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    Let’s Stop Coddling Judy Garland!

    It is past time we all stopped being sentimental about Judy Garland. Judy is charming and attractive and gay. And, well aware of all the adjectives that have been used to describe her glowing act at the Palace Theatre in New York, I would add to them. She has a warm magic. She is a great entertainer.

    This is exactly why we should stop being sentimental about Judy, and making excuses for her, encouraging her, in other words, to go on the way she is going.

    I saw Judy last—except on stage at the Palace—at Cannes. She was playing roulette at the French Casino. “What are you doing here?” I asked, surprised at the sight of her.






    “I’m learning to play this darn fame,” she told me, with that beautiful gamin smile. But it was apparent she was overly excited about the game, at a high tension. Always Judy is a little odd. She never seems to have a normal approach to life.

    I saw her on the beach too, with her enchanting little girl, Liza. They had been in the sea. And they had been lying in the sun. And Judy, I was sorry to see, had lost much of her prettiness. She was sadly overweight and she did not look groomed.






    No wonder, I thought, there were little gasps when she began her comeback trail in London at the Palladium. For it is not, let us face it, in the tradition of the theatre for any star to appear at so much less than her best. But Judy sang, “Over the Rainbow” and her Palladium audience broke into cheers. And when she stumbled on her way to the wings, then picked herself up quickly, saying, so all could hear, “That’s one of the most disgraceful exits ever made,” her audience went wild.






    In November, continuing her comeback, Judy collapsed on the Palace stage in New York. The second half of the show, consisting of her and her company, had been late in starting. The intermission dragged on and on. When Judy finally came on, those in her audience report that her gait was unsteady and she seemed to walk with great care.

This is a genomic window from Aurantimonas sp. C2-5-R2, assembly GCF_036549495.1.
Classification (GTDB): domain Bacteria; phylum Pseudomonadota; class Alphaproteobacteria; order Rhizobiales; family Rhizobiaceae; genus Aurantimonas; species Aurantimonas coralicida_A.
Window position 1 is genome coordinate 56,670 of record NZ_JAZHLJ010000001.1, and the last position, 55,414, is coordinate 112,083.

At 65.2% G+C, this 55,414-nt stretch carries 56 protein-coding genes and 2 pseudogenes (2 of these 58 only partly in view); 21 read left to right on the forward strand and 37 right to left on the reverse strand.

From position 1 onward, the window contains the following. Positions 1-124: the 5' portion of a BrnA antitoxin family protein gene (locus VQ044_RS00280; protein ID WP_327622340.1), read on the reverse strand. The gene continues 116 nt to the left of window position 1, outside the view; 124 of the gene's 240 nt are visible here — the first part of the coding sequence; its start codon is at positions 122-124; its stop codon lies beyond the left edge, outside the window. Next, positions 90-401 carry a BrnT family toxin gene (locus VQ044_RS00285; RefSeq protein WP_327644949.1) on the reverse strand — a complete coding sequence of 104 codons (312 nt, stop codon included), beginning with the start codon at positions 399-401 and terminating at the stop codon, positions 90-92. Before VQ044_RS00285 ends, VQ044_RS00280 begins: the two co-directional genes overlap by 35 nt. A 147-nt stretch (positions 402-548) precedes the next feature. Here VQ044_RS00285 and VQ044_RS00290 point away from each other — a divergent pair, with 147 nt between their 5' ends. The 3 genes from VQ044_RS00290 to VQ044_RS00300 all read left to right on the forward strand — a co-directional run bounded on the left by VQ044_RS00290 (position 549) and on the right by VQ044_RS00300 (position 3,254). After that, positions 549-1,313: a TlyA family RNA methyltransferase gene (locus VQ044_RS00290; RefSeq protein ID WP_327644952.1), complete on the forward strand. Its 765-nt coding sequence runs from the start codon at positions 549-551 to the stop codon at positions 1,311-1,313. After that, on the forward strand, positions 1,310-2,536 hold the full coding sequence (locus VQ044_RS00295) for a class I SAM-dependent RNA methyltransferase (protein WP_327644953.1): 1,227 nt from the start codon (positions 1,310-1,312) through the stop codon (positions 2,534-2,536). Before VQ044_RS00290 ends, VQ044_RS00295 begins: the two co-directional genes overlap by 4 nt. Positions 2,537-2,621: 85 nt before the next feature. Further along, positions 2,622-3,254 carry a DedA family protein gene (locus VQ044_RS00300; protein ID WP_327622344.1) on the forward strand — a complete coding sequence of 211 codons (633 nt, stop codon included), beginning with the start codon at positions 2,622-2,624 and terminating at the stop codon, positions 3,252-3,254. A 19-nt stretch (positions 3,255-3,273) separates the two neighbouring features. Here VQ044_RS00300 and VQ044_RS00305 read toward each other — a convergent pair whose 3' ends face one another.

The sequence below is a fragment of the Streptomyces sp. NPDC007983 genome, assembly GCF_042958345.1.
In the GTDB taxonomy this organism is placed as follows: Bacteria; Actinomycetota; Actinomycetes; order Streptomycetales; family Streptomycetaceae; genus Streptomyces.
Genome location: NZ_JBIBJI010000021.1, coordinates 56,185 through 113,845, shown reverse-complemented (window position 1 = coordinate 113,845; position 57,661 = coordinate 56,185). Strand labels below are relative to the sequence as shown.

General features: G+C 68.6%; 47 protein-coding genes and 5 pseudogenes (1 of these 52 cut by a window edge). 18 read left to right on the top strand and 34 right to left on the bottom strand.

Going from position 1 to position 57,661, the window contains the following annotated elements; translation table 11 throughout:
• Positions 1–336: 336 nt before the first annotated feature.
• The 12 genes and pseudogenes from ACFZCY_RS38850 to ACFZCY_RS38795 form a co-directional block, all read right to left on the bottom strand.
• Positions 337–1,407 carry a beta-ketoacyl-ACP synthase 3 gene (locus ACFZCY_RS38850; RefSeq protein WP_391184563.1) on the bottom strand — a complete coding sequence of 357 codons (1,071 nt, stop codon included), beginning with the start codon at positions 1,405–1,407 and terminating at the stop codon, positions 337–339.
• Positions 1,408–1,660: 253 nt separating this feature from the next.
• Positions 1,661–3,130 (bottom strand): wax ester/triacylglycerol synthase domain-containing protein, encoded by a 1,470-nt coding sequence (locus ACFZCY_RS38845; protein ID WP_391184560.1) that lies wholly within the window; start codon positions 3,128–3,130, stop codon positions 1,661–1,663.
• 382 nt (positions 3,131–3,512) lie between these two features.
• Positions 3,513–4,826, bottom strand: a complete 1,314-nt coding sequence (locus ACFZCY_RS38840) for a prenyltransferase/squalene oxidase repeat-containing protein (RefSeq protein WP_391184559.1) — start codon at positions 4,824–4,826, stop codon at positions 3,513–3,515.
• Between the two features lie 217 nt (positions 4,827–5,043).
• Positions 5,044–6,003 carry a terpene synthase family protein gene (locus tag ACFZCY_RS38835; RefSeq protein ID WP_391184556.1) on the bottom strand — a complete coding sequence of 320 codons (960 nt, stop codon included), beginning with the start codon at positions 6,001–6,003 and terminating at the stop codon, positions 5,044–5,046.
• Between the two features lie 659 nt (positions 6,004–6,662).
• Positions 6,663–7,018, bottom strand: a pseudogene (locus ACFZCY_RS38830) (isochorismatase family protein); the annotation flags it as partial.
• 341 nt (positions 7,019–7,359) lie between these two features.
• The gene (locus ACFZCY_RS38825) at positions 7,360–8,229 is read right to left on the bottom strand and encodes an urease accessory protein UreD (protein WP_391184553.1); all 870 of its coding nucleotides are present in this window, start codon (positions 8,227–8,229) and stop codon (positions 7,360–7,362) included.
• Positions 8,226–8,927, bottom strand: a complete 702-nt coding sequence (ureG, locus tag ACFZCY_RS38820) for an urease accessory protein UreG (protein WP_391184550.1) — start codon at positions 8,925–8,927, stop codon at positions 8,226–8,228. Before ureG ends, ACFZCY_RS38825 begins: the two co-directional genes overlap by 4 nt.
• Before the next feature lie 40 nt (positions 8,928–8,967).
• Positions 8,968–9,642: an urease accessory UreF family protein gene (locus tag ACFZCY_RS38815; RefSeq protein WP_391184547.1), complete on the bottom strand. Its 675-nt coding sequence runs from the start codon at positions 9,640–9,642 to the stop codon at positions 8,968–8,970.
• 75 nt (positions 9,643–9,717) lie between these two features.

After the first few bars of her opening song, she missed the words, then caught herself and continued, but sang off key. When the orchestra broke into the introduction for her next song she whispered, “No, not that!” She walked to the piano and took a drink of water. Then she sang, “Rock-a-bye, my baby.”






    Vivian Blaine, in the audience, was asked to come backstage and stand by in case Miss Garland collapsed. And it was Vivian who took over as Judy was carried on a stretcher from the theatre to a sanitarium. She was, it was reported, suffering from nervous exhaustion. Some reporters wrote encomiums about her courage, the show-must-go-on sort of thing. But many in show business shook their heads, said it was a pity that Sid Luft, her manager—whom she is engaged to marry—had gone out of town. Mr. Luft, all explained, could control Judy. The only time there had been trouble during her London engagement, they added, was when Judy and Luft were having difficulty. Mr. Luft had gone to California to answer a drunken-driving charge that had followed a three-car collision and a street argument. At the time, Judy according to her lawyer, had been in a near-by cafe, appearing on the scene only after she had heard the crash. She was, he said, in a “highly nervous state.”






    After this collapse of Judy’s, the Palace Theatre was closed for four days.

    The night she reopened, she received an ovation. And her curtain speech, punctuated with sobs, concluded: “I . . . I love you . . . I mean it!” Ironically enough, her emotionalism, which too often had been her undoing, also too often serves her well.

    Her emotionalism, no doubt about it, is both dramatic and touching. And audiences respond to it. But when it goes on and on and on, when unhappy time after unhappy time her secretary, manager, lawyer and physician excuse her as being overwrought, or emotionally exhausted, it becomes evident she is ill and needs medical help.



    No one close to Judy took seriously her attempted suicide nearly two years ago when she cut her throat, mildly, with the jagged end of a broken glass. Those close to her professionally were wholly satisfied she had been more intent upon attracting attention than in taking her life. ‘“She’s done the same thing before,” I was assured, “more than once.”